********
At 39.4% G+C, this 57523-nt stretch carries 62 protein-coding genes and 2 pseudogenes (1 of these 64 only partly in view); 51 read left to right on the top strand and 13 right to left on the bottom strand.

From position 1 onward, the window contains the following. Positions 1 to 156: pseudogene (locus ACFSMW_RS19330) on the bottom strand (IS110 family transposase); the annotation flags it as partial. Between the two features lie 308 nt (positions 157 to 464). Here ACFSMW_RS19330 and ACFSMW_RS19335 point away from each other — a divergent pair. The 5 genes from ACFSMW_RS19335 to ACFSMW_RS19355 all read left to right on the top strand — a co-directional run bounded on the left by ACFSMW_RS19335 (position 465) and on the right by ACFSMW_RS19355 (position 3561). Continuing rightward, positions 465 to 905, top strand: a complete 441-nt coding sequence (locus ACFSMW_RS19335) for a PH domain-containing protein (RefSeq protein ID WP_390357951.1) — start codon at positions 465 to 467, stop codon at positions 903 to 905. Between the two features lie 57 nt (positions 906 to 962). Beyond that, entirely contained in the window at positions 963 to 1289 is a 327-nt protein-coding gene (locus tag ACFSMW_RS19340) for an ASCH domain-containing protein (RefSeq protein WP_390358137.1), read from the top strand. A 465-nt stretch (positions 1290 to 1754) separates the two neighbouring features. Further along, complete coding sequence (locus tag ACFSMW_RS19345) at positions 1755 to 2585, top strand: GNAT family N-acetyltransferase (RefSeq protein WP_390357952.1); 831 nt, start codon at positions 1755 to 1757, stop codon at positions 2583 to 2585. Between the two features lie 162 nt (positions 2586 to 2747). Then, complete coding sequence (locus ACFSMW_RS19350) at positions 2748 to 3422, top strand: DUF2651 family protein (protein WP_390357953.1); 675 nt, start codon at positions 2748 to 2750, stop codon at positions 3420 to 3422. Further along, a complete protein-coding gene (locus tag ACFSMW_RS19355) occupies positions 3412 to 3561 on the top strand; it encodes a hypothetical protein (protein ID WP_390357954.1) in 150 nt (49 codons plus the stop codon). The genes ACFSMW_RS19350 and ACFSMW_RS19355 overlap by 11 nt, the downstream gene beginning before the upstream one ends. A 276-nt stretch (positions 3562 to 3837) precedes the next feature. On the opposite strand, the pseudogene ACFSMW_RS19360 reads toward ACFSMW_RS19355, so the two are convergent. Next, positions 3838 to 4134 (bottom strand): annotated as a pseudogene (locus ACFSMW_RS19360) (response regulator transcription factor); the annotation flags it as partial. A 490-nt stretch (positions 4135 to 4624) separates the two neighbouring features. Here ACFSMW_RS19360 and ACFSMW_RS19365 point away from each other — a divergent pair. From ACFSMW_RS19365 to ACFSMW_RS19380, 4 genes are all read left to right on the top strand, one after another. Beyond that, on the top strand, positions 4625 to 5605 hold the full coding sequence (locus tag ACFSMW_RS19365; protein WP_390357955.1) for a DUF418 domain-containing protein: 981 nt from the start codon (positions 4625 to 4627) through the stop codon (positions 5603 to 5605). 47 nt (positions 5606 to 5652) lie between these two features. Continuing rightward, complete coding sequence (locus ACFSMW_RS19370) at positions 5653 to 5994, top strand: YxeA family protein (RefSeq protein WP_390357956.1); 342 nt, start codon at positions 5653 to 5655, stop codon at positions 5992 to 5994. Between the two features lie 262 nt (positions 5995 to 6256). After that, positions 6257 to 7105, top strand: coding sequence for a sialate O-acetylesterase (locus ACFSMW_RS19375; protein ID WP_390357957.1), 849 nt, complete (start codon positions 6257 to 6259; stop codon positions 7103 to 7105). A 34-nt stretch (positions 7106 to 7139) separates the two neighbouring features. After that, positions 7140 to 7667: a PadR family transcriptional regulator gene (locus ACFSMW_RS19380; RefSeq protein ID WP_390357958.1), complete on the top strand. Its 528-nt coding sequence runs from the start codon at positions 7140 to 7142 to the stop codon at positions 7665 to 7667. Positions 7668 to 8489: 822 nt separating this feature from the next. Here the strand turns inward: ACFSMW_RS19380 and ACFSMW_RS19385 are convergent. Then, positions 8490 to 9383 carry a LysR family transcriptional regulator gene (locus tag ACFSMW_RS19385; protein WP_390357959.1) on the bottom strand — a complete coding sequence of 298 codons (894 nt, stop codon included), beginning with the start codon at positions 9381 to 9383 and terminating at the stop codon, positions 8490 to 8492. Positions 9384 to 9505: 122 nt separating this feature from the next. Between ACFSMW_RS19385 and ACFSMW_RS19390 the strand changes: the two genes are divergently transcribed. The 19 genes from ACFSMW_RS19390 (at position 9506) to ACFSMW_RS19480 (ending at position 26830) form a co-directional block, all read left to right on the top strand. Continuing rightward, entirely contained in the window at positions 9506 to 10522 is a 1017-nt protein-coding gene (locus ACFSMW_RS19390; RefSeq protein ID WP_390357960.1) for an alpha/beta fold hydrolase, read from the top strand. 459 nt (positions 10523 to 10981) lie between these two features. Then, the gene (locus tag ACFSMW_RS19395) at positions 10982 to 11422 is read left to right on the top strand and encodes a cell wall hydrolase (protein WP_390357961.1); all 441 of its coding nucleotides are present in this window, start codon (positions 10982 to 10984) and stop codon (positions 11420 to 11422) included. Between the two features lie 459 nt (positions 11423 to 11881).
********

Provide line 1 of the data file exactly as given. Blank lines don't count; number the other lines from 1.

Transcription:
At 39.4% G+C, this 57523-nt stretch carries 62 protein-coding genes and 2 pseudogenes (1 of these 64 only partly in view); 51 read left to right on the top strand and 13 right to left on the bottom strand.